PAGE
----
Colon cancer is also called rectal cancer, depending on where it develops. Rectal and colon cancer have many characteristics and are often combined.
What are Colon and Rectal?
Understanding colon cancer helps to understand the normal structure and function of the colon and rectum. The colon and rectum form the colon (or colon).
The colon (or colon) is part of the digestive system and is also known as the gastrointestinal tract (GI) (see image below). Most of the colon consists of the colon, which is a muscular tube about 1.5 meters long.
Read more about Colorectal Cancer
The parts of the colon are named for the way food passes through them.
- The first part is called the two ascending points. It starts in a pocket called the colon, where indigestible food enters the small intestine. Continue to the right side of the abdomen (abdomen).
- The second part is called the transverse colon. Cross your body from right to left.
- The third part is called a descending colon because it descends (descends) from the left side.
- The fourth part is S-shaped, so it is called a sigmoid. The sigmoid colon is associated with the rectum, which connects to the anus.
The ascending and transverse part is collectively referred to as the proximal colon. Descending colon and sigmoid colon are called Distal colon
STAGES OF COLORECTAL CANCER:
There are FIVE(5) main stages of COLORECTAL Cancer, starting at ZERO and going up to four. They are often written with the Roman Numerals I, II, III, and IV. Generally, we can say the lower the number, the less cancer has spread.
0 STAGE COLON CANCER
Stage O Colon cancer basically found in the innermost lining of the Colon, Called the Mucosa.
STAGE I Colon Cancer
In stage I Colon Cancer means that the tumor has spread beyond the inner lining but remains within the colon and has not spread to lymph nodes. Lymph nodes are small organs that are part of the immune system and act as filters.
STAGE II Colon Cancer
Stage II colon cancer extends through the thick outer muscle layer of the colon but has not spread to the lymph nodes.
STAGE III Colon Cancer
Stage III colon cancer has spread outside the colon to one or more lymph nodes.
STAGE IV Colon Cancer
Stage IV colon cancer has spread to other parts of the body, such as the liver or lungs. Cancer may be in the lymph nodes.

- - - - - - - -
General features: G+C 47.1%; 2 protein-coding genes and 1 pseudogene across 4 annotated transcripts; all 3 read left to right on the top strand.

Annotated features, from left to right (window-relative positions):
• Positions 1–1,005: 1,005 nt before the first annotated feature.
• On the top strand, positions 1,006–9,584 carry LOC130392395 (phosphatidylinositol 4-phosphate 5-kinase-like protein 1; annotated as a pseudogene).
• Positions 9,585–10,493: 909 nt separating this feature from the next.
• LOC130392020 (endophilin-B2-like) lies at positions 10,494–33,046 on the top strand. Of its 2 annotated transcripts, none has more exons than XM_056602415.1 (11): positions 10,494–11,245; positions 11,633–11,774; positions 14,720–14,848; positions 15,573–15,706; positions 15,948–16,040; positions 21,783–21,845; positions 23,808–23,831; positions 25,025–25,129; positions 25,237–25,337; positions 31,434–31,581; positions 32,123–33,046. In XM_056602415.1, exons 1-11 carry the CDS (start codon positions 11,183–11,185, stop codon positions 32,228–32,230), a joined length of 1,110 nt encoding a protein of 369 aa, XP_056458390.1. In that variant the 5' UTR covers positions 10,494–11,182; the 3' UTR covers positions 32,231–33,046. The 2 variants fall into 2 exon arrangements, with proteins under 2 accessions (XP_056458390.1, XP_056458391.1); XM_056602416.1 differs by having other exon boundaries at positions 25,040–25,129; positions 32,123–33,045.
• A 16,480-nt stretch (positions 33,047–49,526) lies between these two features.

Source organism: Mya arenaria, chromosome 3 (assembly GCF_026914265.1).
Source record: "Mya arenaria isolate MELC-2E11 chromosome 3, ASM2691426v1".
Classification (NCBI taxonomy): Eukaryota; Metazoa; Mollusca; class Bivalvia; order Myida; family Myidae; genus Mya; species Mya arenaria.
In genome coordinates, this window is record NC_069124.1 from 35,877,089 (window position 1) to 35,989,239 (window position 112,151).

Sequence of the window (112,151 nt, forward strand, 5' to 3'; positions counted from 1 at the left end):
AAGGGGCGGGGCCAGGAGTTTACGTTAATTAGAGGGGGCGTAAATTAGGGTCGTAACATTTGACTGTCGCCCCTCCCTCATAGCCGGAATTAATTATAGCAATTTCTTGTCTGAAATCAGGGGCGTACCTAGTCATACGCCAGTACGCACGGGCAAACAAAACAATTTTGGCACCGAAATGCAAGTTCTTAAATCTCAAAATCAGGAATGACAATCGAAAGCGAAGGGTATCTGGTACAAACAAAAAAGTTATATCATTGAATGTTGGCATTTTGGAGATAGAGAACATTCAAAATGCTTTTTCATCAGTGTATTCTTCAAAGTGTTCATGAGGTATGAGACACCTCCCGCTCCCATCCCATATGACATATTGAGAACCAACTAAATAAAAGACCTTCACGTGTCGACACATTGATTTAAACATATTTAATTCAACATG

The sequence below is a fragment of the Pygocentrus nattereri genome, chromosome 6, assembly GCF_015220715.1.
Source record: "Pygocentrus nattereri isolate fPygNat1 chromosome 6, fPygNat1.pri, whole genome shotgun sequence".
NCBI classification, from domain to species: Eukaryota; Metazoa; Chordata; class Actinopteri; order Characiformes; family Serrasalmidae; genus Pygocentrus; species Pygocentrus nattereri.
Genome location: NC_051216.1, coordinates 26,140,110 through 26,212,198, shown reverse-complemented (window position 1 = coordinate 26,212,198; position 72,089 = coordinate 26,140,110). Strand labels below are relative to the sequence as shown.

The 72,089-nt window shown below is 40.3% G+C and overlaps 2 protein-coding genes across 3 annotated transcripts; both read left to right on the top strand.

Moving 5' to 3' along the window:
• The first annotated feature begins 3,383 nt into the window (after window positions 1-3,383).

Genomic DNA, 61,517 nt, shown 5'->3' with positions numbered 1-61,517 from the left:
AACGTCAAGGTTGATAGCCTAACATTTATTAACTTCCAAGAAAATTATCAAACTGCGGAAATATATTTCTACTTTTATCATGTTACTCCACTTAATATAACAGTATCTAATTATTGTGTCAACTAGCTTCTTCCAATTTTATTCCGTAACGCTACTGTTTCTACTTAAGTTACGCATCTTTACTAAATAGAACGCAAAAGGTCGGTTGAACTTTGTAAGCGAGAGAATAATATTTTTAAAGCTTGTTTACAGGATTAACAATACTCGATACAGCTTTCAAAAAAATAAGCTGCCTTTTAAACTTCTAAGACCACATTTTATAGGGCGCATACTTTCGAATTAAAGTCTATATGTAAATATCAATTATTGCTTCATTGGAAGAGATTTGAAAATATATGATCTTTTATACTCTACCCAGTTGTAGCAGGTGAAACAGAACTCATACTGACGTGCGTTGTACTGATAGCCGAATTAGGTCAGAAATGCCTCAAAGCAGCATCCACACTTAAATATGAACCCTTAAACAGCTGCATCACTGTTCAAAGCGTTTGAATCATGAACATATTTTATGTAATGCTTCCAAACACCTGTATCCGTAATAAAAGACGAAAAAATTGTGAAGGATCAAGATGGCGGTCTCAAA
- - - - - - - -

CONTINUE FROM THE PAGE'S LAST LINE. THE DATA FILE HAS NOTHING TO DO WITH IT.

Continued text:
SYMPTOMS OF COLORECTAL CANCER
Colorectal cancer may not cause symptoms in the early stages. If it does, they may include
- Changes in bowel habits
- A feeling that the bowel does not empty fully
- Blood in feces that makes it look dark brown or black
- Bright red blood from the rectum
- Abdominal pain and bloating
- Feeling full, even when a long time has passed since a meal
- Fatigue or tiredness
- Unexplained weight loss
Treatments of Colorectal Cancer
In the early stages of colorectal cancer, it may be possible for your surgeon to surgically remove the cancerous polyps. During surgery, if the polyp does not attach to the surface of the intestine, your chances of the surgery being successful will increase.
Read more about Robotic Surgery
Chemotherapy uses drugs to destroy cancer cells. In the case of colorectal cancer, chemotherapy is a common treatment after surgery to kill any remaining cancer cells. Chemotherapy controls the growth of your tumor and provides relief from the symptoms of last-stage cancer.
Read more about Chemotherapy
Radiation therapy uses a powerful beam of energy, similar to that used in X-rays, to identify and destroy cancer cells before and after surgery. Radiation treatment is usually combined with chemotherapy.
Read more about Radiation Therapy
In September 2012, the Food and Drug Administration (FDA) of the United States of America approved the treatment of metastatic cancer or end-stage colorectal cancer that does not respond to other types of treatment and has spread to other parts of the body. Stivarga - approved Stivarga drug (regorafenib). This medicine blocks enzymes that promote the growth of cancer cells.